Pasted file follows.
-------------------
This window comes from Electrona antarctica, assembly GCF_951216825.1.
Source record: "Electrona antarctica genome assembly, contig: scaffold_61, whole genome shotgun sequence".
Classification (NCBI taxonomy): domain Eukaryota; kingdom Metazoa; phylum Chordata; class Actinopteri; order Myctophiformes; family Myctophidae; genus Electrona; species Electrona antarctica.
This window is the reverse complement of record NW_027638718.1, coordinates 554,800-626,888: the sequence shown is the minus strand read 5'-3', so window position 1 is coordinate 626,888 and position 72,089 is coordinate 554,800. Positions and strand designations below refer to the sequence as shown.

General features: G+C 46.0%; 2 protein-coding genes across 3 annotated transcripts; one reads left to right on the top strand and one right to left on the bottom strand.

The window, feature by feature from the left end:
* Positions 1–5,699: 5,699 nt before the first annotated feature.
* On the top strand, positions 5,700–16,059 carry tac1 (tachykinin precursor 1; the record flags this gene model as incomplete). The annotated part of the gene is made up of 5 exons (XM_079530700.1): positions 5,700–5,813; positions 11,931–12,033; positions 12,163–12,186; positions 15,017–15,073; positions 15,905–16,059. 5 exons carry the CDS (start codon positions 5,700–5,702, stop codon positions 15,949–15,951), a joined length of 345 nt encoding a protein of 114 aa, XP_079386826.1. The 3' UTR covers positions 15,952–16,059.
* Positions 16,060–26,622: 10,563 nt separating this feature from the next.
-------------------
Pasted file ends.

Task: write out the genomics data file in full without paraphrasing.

This window comes from Electrona antarctica, assembly GCF_951216825.1.
Source record: "Electrona antarctica genome assembly, contig: scaffold_61, whole genome shotgun sequence".
Classification (NCBI taxonomy): domain Eukaryota; kingdom Metazoa; phylum Chordata; class Actinopteri; order Myctophiformes; family Myctophidae; genus Electrona; species Electrona antarctica.
This window is the reverse complement of record NW_027638718.1, coordinates 554,800-626,888: the sequence shown is the minus strand read 5'-3', so window position 1 is coordinate 626,888 and position 72,089 is coordinate 554,800. Positions and strand designations below refer to the sequence as shown.

General features: G+C 46.0%; 2 protein-coding genes across 3 annotated transcripts; one reads left to right on the top strand and one right to left on the bottom strand.

The window, feature by feature from the left end:
* Positions 1–5,699: 5,699 nt before the first annotated feature.
* On the top strand, positions 5,700–16,059 carry tac1 (tachykinin precursor 1; the record flags this gene model as incomplete). The annotated part of the gene is made up of 5 exons (XM_079530700.1): positions 5,700–5,813; positions 11,931–12,033; positions 12,163–12,186; positions 15,017–15,073; positions 15,905–16,059. 5 exons carry the CDS (start codon positions 5,700–5,702, stop codon positions 15,949–15,951), a joined length of 345 nt encoding a protein of 114 aa, XP_079386826.1. The 3' UTR covers positions 15,952–16,059.
* Positions 16,060–26,622: 10,563 nt separating this feature from the next.